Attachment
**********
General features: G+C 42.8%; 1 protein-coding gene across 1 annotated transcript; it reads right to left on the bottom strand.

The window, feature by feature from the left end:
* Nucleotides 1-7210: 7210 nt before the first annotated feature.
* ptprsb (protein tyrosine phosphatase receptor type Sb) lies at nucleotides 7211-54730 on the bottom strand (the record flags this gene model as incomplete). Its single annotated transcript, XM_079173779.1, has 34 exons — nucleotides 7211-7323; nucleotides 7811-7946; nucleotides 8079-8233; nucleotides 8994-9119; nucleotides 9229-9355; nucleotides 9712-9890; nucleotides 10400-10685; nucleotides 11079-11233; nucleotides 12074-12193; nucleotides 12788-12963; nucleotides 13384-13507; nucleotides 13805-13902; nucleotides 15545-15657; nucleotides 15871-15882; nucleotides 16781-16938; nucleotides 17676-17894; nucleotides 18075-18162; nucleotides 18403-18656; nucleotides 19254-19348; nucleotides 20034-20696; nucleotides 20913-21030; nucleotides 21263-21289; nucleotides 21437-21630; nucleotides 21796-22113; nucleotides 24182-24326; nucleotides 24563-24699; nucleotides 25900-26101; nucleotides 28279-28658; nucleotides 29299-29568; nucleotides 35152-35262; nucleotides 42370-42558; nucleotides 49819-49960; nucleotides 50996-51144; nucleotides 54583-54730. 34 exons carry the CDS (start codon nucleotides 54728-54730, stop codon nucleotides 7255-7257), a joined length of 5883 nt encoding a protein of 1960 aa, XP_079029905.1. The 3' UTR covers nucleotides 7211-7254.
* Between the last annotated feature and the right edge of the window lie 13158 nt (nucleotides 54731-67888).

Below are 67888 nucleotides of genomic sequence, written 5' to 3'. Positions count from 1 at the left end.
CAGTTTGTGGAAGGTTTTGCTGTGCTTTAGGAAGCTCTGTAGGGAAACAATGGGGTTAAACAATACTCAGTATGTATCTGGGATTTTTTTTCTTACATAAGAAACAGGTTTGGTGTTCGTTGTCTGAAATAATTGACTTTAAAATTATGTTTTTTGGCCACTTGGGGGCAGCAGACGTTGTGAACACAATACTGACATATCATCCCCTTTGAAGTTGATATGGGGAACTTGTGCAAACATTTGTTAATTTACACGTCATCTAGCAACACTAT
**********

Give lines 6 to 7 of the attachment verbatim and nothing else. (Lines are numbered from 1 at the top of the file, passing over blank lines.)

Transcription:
Below are 67888 nucleotides of genomic sequence, written 5' to 3'. Positions count from 1 at the left end.
CAGTTTGTGGAAGGTTTTGCTGTGCTTTAGGAAGCTCTGTAGGGAAACAATGGGGTTAAACAATACTCAGTATGTATCTGGGATTTTTTTTCTTACATAAGAAACAGGTTTGGTGTTCGTTGTCTGAAATAATTGACTTTAAAATTATGTTTTTTGGCCACTTGGGGGCAGCAGACGTTGTGAACACAATACTGACATATCATCCCCTTTGAAGTTGATATGGGGAACTTGTGCAAACATTTGTTAATTTACACGTCATCTAGCAACACTAT